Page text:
How Michael Phelps Changed the Way I Do business

girl boss health

A common phrase that I like to say is: “Is this real life?!”

I’ve always wanted to live BIG and do extraordinary things. I was never the type to stay still. I wanted to do everything! If an opportunity came up that required my time, no problem! I’ll just work longer, sleep less! No big deal!

In high school I was an all A’s student, president of my student union, star of the school play, guest writer for our city’s newspaper, worked two part time jobs at a restaurant and at a retail store, and I was always out with friends. My mom used to encourage me to slow down, stick to one thing, don’t burn out!

Earlier in 2016, I was working a 9-5, I had several clients and was building my own business, and was also a part time dental hygienist. I had just gotten married, we were renovating our home, and to add to the mix, I was also taking care of my 88 year old grandfather who lived with us.

But when I found myself on the floor, crying, exhausted, and delirious… I knew I was at my breaking point. I had taken on too much. It’s like that phrase when you take too much at the buffet: “my eyes were bigger than my stomach”… there was just way too much on my plate to handle.

I was always working at this high frequency that even if I had downtime, my heart was racing and I had to talk myself out of panicking because I was so used to working from “react mode” that I thought I was forgetting something, there was something I had to do, or that there was a client 911 looming.

Something Had To Give

My husband begged me: “something has got to give”. And I knew it. I needed to heal.

I decided that the first step (after admitting my workaholism) was to be more intentional. “I’ll meditate! Journal! I’ll exercise!” But just as an addict would, when given a hit of adrenaline from my drug of choice (work), all my “good intentions” slipped through the cracks.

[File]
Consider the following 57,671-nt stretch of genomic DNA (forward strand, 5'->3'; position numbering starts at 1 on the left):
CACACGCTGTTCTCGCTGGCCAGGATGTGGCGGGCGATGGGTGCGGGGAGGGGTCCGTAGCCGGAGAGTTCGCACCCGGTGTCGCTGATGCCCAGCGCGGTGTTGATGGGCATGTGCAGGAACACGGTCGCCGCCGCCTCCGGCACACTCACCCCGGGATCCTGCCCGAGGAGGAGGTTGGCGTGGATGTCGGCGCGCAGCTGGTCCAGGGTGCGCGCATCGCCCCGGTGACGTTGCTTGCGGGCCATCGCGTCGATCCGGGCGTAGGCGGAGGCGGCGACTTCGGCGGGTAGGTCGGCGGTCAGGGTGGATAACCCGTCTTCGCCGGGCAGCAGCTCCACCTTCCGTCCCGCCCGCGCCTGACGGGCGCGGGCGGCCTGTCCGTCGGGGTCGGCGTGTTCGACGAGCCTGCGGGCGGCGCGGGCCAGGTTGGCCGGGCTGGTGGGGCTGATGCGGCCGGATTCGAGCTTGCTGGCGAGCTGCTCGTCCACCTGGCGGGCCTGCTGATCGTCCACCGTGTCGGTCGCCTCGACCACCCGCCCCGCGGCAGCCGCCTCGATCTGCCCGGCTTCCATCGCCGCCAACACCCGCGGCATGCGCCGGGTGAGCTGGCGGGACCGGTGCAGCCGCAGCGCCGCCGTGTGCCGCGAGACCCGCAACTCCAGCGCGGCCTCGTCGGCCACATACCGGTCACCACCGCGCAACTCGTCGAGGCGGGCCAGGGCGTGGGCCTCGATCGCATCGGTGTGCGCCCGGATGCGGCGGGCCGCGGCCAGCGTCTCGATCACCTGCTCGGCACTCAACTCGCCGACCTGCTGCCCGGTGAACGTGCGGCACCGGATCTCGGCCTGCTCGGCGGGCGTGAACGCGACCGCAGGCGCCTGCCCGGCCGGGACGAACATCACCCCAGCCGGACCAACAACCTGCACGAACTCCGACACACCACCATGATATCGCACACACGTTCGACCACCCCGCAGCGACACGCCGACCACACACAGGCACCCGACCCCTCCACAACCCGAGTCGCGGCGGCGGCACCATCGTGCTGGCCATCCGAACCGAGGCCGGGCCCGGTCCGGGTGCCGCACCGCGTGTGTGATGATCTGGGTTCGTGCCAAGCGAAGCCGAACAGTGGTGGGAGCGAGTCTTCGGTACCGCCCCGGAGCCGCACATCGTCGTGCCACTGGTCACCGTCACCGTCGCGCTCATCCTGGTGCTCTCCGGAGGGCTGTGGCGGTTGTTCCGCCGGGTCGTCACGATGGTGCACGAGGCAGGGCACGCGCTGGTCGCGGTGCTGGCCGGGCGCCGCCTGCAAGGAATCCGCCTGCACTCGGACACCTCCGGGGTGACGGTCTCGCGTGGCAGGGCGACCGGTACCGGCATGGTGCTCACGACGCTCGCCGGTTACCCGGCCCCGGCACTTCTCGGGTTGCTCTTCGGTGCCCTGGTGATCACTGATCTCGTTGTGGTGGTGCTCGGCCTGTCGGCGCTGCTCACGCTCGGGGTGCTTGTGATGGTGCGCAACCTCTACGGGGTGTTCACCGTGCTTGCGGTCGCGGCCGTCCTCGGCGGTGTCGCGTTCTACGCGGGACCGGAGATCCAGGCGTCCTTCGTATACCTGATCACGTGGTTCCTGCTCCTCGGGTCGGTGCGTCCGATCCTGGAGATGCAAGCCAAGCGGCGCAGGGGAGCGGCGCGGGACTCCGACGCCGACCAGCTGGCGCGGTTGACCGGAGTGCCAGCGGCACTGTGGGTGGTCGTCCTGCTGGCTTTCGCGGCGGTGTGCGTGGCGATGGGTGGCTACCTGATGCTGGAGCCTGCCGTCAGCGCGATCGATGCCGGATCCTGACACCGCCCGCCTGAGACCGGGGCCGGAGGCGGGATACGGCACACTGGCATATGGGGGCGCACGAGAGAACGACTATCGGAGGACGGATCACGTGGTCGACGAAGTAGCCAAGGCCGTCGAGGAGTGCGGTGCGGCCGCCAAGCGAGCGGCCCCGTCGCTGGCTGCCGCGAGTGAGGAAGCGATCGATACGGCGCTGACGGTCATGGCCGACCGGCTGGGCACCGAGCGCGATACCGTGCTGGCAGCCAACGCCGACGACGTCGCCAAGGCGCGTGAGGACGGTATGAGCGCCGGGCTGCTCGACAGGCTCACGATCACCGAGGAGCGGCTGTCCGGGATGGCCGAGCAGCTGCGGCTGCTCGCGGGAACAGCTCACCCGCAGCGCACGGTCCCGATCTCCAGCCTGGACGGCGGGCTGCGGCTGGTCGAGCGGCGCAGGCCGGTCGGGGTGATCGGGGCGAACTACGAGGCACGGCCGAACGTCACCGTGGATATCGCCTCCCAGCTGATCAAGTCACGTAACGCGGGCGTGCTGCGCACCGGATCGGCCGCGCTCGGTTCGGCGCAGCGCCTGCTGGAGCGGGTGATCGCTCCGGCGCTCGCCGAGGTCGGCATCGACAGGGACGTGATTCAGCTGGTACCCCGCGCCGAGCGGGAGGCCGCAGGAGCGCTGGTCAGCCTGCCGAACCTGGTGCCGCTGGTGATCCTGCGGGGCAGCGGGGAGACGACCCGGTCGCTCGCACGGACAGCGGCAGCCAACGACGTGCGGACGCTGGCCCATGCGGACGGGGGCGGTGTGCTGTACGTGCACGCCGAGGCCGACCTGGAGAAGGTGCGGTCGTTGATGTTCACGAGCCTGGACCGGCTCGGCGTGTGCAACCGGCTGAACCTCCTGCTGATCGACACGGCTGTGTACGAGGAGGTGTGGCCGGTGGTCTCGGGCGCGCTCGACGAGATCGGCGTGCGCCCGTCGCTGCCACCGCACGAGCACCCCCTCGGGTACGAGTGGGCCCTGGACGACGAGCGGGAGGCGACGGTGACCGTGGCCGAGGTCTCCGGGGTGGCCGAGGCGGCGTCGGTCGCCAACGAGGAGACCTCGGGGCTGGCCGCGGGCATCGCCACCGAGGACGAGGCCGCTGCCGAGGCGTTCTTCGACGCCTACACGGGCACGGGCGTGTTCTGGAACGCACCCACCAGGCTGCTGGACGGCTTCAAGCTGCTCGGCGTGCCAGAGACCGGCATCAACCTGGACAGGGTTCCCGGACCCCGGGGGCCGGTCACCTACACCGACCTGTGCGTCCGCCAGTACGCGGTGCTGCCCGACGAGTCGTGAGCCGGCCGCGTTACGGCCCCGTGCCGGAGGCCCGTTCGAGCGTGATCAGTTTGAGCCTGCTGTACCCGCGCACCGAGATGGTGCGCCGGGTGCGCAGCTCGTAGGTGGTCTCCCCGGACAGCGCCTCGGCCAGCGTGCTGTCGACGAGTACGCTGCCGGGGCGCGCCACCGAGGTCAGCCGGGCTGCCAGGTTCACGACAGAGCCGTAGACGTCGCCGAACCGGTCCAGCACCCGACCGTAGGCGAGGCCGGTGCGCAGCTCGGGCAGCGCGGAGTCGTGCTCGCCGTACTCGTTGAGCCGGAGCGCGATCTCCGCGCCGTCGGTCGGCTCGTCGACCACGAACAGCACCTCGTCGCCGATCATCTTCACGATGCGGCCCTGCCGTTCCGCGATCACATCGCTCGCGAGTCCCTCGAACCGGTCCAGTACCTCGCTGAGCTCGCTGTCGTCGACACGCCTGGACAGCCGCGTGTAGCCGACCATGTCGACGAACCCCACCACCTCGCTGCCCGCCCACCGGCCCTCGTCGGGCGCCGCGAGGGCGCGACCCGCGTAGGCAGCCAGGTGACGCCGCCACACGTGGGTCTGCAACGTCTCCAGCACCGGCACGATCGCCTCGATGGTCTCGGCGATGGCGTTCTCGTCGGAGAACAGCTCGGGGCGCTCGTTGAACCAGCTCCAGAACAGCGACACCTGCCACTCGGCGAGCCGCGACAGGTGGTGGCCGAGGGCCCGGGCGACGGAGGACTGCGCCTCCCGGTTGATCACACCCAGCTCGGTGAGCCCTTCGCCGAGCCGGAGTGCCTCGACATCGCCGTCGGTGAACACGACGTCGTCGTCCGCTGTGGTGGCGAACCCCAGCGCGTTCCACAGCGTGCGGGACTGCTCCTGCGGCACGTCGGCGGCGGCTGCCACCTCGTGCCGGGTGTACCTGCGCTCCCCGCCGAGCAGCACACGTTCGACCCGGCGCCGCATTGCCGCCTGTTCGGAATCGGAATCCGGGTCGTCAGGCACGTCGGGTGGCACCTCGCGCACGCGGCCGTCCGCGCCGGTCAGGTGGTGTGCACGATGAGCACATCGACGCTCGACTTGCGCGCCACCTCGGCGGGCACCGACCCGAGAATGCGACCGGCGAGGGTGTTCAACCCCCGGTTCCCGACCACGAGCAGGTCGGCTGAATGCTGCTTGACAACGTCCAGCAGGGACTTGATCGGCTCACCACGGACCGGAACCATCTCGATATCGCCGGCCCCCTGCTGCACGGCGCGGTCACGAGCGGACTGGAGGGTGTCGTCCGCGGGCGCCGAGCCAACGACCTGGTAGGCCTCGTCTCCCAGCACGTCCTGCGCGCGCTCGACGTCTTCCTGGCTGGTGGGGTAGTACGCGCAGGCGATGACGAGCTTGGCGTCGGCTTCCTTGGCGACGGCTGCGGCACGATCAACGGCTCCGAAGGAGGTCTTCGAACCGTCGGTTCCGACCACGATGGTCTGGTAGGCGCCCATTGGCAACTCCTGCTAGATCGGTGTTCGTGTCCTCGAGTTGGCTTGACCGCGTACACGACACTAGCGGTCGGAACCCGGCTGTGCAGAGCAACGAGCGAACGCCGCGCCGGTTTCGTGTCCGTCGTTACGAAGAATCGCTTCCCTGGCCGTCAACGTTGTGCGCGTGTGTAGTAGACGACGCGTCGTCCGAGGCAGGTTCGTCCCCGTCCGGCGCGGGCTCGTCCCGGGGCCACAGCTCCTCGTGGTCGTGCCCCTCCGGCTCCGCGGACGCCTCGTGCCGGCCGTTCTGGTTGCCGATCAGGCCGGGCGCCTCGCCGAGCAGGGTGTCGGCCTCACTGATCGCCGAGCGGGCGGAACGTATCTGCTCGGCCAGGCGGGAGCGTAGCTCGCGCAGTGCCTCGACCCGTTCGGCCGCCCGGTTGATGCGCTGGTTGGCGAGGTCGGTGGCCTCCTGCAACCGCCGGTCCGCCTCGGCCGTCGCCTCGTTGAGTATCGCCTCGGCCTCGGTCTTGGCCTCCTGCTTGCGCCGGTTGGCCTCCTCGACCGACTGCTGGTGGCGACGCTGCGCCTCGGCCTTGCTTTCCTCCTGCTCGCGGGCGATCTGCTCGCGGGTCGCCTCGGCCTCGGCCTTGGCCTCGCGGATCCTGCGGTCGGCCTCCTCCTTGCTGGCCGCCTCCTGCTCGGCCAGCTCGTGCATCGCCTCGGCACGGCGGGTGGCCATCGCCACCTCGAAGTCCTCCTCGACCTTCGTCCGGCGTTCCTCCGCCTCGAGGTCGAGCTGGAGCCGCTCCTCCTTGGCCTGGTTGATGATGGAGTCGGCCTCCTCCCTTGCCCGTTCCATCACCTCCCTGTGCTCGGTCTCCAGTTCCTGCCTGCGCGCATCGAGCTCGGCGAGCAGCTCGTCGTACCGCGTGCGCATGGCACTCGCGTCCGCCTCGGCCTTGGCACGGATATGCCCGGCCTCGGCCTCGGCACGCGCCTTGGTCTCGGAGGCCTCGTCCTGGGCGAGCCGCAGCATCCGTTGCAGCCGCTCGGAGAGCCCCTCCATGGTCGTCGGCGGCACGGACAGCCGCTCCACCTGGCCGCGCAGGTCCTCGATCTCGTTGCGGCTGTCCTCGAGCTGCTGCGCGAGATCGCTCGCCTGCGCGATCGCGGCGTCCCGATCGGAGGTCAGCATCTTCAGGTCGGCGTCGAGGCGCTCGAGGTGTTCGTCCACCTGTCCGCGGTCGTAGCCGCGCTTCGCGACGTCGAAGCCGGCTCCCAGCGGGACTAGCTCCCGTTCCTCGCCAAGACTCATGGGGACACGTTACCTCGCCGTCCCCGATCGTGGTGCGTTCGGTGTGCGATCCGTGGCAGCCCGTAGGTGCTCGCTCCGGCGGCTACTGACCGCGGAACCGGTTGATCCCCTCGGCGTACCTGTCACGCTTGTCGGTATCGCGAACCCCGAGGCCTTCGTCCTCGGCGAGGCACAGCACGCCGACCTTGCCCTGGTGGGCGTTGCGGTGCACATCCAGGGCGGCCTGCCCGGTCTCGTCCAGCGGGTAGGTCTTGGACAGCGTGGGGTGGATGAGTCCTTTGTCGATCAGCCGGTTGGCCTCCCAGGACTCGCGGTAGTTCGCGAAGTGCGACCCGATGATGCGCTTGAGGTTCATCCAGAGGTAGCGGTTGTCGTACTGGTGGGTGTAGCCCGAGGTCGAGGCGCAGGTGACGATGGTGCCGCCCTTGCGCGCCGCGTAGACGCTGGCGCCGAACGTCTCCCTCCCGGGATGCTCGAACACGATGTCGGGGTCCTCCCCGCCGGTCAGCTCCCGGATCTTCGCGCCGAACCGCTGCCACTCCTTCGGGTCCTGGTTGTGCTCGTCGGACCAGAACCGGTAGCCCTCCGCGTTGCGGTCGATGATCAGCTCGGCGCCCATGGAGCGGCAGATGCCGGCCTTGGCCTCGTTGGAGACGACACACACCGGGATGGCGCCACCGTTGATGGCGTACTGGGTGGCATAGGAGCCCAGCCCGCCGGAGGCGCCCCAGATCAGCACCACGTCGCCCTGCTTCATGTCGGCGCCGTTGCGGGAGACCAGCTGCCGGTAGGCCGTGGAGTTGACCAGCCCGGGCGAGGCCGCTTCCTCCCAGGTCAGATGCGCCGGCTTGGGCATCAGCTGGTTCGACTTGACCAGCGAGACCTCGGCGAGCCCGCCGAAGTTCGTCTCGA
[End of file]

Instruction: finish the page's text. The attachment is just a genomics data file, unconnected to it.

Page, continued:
It became very clear to me how much I was sacrificing. I would easily forget things. I had so much brain fog. I could say something and one minute later, forget the entire conversation. My mind was used to moving so quickly, that I couldn’t always keep up with my own thoughts. I hated how I was living and I didn’t even like myself.

Scheduling My Day

I decided to start scheduling my day differently, by prioritizing ME. I decided to start living by the 8-8-8 rule.

It’s simply this:

8 hours for work

8 hours for me

8 hours for sleep.

It just made sense! I could really have 8 hours for myself!

It requires intentionality in scheduling my day, and I’ll be honest, it doesn’t always work, but it’s the cornerstone of my routine. It encourages me to actually have a routine.

I can’t scale my business if I am constantly in reaction mode.

I can’t come up with creative ideas if I am burnt out.

I can’t be efficient if I am drowning in my workload.

Asking For Help

One of the biggest things that allowed my business to grow and my life to improve was when I finally asked for help. I thought that being successful meant that I had to do it all on my own. I couldn’t have been more wrong.

No successful entrepreneur has done it all on their own.

They have support, systems, and teams, so that they can focus on their zone of genius.

And even if you are still figuring out what your zone of genius is, I can tell you that you won’t find it in reaction mode.

New Way of Doing Things

There were a few things I started doing differently as I healed and shifted my priorities: